Today Grayling completes this week’s hatrick of wrong-headed decisions that will set back the justice system for years. First he announced that the MoJ was beginning feasibility work on building a new prison that would hold more than 2,000 prisoners. Jack Straw had the same idea in 2009, but rapidly dropped it when it was criticised for uncontrollable cost, safety risks, control issues, difficulties of focusing on rehabilitation, and evidence from abroad that large prisons were not effective. Now Grayling is reviving the idea, though none of the objections voiced so strongly in 2009, including by Cameron and his then justice secretary, have any less force today than they did then. Depressingly, it seems that Grayling is falling in behind Michael Howard’s discredited idea that ‘prison works’. Yet all the evidence shows it doesn’t: keeping the current 83,600 prisoners behind bars costs £45,000 on average for every prisoner, a total of £3.8bn a year. But almost half re-offend within a year, and the NAO estimates that the cost of re-offending by recently released prisoners could be as high as £13bn.
Then Grayling announced that he was privatising the probation service, though he was keeping part of it in place to deal with the more difficult cases – exactly the same wheeze used by the Tories to entice choosey private contractors into outsourced NHS functions and welfare to work programmes. He parades charities and voluntary bodies for taking over some of the probation work, but it’s all too likely that big private contractors like G4S, Serco and Capita will hoover up most of the contracts with the same malign failures we saw at the Olympics and the allegedly corrupt A4E fiddling the welfare to work figures. None of these bodies hungry for profits can remotely match the professionalism of the current probation officers.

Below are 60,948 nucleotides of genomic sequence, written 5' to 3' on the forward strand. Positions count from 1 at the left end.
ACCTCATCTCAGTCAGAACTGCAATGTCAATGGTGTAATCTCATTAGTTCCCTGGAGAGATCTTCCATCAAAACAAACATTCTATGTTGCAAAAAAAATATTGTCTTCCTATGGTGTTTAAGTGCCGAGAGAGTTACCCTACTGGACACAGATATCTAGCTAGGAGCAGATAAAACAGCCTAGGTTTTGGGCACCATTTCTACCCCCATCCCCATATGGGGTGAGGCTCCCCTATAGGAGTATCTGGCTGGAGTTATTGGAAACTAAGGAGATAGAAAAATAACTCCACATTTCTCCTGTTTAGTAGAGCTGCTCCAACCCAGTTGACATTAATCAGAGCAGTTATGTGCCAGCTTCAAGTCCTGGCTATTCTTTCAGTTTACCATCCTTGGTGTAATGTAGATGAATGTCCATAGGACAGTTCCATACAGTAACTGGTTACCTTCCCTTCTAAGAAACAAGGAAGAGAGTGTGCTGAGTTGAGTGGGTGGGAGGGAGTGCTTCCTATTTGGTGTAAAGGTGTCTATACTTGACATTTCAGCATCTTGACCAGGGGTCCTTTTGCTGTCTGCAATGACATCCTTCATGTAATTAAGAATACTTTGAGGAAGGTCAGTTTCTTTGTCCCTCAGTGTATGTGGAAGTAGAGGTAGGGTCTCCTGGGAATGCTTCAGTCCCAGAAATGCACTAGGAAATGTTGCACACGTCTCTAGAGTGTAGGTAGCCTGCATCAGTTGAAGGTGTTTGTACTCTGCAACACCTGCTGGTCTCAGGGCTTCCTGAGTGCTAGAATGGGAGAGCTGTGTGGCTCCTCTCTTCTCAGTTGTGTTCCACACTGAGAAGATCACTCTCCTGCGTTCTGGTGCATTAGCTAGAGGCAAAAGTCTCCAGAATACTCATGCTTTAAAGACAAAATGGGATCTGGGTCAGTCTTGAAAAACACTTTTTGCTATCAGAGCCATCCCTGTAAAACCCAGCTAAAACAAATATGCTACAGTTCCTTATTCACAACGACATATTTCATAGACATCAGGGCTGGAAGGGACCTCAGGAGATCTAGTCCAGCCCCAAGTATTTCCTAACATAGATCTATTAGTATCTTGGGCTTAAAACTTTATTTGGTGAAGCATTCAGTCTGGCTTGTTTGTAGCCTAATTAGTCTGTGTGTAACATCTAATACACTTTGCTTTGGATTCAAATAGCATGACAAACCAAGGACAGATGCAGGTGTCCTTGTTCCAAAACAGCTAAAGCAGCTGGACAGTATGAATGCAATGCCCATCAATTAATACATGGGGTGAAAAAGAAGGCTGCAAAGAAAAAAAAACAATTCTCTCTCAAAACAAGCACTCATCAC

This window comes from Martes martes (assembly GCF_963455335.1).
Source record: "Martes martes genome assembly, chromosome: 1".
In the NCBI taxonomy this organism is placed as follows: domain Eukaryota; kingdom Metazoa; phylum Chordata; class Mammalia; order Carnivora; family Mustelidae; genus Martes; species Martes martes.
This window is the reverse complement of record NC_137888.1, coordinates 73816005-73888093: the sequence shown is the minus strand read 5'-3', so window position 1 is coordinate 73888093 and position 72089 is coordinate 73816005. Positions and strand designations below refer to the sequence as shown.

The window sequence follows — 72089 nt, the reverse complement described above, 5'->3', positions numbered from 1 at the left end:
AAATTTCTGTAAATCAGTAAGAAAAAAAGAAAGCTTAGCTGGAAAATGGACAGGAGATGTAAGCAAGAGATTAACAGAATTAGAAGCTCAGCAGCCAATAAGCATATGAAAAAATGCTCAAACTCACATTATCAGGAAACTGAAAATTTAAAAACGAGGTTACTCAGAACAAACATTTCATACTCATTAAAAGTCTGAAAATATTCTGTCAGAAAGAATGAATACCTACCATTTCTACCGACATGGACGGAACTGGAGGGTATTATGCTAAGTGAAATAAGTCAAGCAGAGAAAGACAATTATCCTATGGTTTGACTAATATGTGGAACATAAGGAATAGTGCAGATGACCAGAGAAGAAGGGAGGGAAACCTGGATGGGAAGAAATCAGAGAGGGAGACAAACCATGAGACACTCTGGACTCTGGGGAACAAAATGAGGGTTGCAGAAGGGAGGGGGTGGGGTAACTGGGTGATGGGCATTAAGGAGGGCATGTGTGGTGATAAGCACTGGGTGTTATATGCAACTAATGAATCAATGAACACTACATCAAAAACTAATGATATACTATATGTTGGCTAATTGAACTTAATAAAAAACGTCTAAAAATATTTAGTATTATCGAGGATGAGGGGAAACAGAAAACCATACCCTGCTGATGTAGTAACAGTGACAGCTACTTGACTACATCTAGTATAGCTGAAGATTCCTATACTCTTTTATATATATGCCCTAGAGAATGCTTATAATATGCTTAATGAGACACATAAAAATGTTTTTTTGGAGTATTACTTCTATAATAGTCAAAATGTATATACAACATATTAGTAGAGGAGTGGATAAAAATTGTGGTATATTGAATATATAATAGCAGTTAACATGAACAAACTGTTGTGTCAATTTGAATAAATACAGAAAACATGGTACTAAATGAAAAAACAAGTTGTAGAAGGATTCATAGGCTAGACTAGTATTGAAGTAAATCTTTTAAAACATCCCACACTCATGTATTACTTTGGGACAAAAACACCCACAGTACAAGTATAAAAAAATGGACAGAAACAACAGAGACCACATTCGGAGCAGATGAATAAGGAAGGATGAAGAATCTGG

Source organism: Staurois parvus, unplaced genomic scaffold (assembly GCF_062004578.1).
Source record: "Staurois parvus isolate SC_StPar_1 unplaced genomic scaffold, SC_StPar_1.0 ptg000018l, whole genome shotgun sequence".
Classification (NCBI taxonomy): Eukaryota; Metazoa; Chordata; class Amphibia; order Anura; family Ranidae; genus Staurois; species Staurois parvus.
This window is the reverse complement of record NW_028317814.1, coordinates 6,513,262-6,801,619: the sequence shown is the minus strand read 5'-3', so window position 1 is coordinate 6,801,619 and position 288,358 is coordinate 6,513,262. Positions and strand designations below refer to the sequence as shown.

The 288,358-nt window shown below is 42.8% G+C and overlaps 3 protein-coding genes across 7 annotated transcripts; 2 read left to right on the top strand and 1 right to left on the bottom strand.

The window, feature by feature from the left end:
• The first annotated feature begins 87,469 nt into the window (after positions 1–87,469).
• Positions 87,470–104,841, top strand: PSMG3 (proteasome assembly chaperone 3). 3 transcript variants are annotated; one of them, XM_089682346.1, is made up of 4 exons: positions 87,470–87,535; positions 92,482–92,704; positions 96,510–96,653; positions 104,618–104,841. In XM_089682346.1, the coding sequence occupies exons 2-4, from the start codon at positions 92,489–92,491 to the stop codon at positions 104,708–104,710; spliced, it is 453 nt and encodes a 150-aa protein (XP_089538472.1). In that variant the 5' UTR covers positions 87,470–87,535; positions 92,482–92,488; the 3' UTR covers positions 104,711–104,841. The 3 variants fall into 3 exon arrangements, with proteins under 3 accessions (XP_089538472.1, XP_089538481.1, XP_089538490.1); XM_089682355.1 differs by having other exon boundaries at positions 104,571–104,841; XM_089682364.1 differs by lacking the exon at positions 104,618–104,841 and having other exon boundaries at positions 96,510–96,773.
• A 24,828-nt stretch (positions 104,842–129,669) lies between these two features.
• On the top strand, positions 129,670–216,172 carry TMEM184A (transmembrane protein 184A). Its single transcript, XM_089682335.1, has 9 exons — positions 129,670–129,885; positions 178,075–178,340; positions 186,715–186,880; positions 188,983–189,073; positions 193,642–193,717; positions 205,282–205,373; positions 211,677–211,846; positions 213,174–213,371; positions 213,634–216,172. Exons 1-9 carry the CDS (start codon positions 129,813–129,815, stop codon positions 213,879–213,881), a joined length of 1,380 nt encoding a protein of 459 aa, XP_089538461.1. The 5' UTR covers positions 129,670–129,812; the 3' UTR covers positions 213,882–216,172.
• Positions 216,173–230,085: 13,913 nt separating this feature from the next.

Then today Grayling has fired the first shots in a renewed campaign to cut legal aid yet further. Already the Tories have abolished legal aid for ‘social’ cases, even if people are at risk of losing their homes or livelihoods. Employees can no longer get legal aid to challenge unfair dismissal or harassment. Evicitions by private landlords have risen by 17% over the last year, yet the Tory legal aid bill earlier this year abolished legal aid for tenants. That bill has already removed 600,000 persons currently using legal advice from continuing to have access to it. There is no no legal aid even in child custody battles between separated parents. Fewer victims of domestic violence can now bring their abusers to court because ‘objective evidence’ is now required, and medical evidence from A&E, GPs or a women’s refuge is not enough.
Despite this damning evidence, Grayling still has the gall to say today: “We cannot avoid taking a long hard look at legal aid. How much expertise can we afford to pay for?” Ominous words coming from a Tory like him.